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France and Germany on the rocks as Ukraine crisis deepens

France and Germany on the rocks as Ukraine crisis deepens

Taurus drama and Macron’s ‘boots on the ground’ comment are splitting the two nations underpinning European integration

Analysis | Europe

Relations among the European backers of Ukraine have been roiled by recent battlefield developments indicating momentum may have passed to Russia amid stalled American funding for military support to Ukraine.

The Franco-German “tandem,” which has underpinned European integration for decades, has been disturbed by obvious disagreements between French President Emmanuel Macron and German Chancellor Olaf Scholz. The recent friction comes from the continued refusal by Scholz to consider providing long-range Taurus cruise missiles to Ukraine and from Macron’s highly contested declaration on February 26 that the deployment of NATO forces in Ukraine should not be excluded. The next day, Scholz categorically ruled out any deployment of German or NATO forces in Ukraine.

Over the past two years of war, Germany has surprised critics by rising to second place behind the U.S. as a supplier of weapons for Ukraine. In recent weeks, however, Germany has returned to whipping-boy status, as Scholz has refused to grant Ukraine’s long-standing request for Taurus missiles. This seems to be a replay of the 2022 debate over supplying German Leopard tanks, but the then-hopeful prospects for eventual Ukrainian victory have faded considerably.

Scholz’s objection to providing the Taurus missile is contested within his governing coalition (which includes the Greens and the liberal Free Democrats, as well as his own Social Democrats). He has stated, most recently on March 4, that his main reservation is that the Taurus missile could not be used by Ukraine except with the help and presence on Ukrainian soil of some German military personnel.

A public opinion poll published on February 27 showed that 56% of Germans opposed sending the Taurus missile to Ukraine. A plurality of SPD supporters opposed the deployment (46% versus 41%), while a plurality of FDP supported it (48% to 46%). Among the governing parties, the Greens were the only party supporters who favored sending the missiles by a majority (52% to 34%). Surprisingly, more respondents who identified with the main center-right opposition Christian Democrats opposed the deployment than supported it (48% versus 45%), despite the support of their parliamentary delegation for providing the missiles.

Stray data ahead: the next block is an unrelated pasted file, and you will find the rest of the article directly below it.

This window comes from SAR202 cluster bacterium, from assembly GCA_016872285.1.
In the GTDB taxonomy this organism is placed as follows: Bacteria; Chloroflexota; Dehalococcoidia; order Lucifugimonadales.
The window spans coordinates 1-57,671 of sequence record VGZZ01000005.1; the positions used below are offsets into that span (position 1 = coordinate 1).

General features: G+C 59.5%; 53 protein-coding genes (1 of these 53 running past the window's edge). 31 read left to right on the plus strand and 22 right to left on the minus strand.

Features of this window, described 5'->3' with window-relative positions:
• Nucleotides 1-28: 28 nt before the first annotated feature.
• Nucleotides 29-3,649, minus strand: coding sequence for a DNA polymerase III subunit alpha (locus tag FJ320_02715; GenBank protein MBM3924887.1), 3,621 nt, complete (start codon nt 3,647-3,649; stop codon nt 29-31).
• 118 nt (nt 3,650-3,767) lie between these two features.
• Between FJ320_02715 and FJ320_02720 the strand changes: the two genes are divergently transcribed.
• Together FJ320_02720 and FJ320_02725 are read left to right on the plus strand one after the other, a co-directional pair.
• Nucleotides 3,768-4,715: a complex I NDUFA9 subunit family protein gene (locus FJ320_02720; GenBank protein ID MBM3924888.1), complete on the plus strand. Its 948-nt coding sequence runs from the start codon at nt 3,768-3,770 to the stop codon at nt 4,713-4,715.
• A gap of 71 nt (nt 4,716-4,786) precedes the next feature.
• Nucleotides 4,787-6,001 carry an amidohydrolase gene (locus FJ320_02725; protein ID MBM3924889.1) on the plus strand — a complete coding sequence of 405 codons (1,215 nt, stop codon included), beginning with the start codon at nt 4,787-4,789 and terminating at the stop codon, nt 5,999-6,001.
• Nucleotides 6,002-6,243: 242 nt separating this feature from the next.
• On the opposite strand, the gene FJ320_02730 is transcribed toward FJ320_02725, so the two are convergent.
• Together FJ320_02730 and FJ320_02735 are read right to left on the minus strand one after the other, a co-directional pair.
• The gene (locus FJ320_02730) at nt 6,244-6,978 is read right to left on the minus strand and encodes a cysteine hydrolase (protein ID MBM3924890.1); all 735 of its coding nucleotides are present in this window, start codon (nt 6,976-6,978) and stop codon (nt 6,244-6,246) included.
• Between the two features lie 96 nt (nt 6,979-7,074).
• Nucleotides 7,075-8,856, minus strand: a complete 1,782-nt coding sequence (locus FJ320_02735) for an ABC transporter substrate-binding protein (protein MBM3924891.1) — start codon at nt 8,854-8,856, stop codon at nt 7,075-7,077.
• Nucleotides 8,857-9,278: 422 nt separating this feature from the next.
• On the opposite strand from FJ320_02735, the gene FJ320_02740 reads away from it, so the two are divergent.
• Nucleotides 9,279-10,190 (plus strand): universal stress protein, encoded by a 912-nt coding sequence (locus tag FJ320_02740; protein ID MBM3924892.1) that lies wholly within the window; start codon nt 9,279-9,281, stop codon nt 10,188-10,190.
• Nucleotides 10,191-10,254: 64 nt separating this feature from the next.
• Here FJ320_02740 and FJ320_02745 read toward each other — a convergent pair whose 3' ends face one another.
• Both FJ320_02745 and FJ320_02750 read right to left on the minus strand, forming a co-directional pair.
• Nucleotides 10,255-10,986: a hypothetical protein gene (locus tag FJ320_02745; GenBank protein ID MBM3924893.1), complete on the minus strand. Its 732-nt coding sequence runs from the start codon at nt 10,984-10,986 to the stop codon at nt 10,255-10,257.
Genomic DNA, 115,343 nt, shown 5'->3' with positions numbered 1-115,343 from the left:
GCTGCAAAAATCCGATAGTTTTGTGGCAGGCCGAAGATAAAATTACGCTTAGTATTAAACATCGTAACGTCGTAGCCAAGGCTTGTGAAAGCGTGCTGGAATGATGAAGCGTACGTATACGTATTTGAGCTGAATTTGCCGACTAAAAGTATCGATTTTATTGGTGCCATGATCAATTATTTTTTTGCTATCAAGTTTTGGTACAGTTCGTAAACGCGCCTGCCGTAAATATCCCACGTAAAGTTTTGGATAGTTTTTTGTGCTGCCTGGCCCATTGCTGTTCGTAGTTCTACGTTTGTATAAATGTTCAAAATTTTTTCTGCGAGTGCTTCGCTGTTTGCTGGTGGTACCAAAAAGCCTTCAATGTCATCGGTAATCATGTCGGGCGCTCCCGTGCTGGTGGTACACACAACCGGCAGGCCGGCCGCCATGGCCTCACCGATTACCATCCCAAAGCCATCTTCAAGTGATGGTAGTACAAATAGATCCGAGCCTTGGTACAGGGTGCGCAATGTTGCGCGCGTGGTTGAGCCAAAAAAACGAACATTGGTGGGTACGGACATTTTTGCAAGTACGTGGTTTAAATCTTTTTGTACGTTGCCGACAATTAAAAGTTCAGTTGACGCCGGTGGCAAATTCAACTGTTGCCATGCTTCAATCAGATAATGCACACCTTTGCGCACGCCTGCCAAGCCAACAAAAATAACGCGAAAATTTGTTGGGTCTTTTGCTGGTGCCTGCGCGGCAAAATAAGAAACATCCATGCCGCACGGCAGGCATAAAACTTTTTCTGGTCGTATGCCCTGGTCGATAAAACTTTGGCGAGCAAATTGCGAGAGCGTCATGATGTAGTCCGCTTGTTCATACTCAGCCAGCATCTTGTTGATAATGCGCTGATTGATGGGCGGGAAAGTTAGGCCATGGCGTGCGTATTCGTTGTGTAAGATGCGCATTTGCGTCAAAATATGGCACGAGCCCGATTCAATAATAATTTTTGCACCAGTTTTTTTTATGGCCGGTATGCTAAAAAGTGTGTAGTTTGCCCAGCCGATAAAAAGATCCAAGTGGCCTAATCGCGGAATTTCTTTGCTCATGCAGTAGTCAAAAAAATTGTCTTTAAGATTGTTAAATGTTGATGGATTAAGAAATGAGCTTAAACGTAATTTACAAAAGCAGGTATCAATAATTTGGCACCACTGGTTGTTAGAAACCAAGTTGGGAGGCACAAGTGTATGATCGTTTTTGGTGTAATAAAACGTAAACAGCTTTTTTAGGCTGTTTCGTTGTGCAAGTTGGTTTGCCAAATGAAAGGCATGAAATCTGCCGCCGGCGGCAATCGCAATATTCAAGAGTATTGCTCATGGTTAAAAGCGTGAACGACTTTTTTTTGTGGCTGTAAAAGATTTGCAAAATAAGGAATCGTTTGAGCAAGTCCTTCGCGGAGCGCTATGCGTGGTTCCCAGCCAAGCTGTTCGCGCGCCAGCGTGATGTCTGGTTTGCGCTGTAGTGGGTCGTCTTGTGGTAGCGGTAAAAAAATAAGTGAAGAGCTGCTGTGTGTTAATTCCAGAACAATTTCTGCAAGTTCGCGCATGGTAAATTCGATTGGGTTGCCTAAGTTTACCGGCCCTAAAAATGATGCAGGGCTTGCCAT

Finally, a huge majority (87%) who identified with the populist far-right AfD opposed the proposed deployment.

Russian leak of air force officers on Taurus deployment

A conversation of Luftwaffe chief General Ingo Gerwartz and three other senior German air force officers on February 19 was intercepted and published online on March 1. The conversation dealt extensively with how Taurus missiles could be deployed without having German military personnel on-site. The officers were preparing a briefing for Defense Minister Boris Pistorius addressing the feasibility, timing, and practicalities of the deployment, but not clearly endorsing or opposing it.

The officers discussed how Taurus missiles could be used to destroy the Kerch Bridge, but did not themselves advocate the selection of this target. Their discussion reached no conclusion about how Germany could deploy the missiles effectively without breaching the political red line about a German military presence in Ukraine.

Moreover, Gerwartz indicated that the destruction of the Kerch Bridge, while technically achievable, was unlikely to change the course of the war. The transcript of this conversation was published by the Russian state broadcaster RT and is presumed to have been intercepted by Russian intelligence. The Russian official press has falsely characterized the officers’ conversation as amounting to a plot being hatched to ensure the missiles are deployed, and to force the hand of the chancellor.

Pistorius has called the release of the transcript a case of Russian information warfare intended to sow discord among the Western supporters of Ukraine. The German domestic debate on this scandal has mainly focused on assigning responsibility for the egregious failure of communications security. Advocates of deploying the Taurus have used the incident to redouble their efforts to force Scholz to change his mind.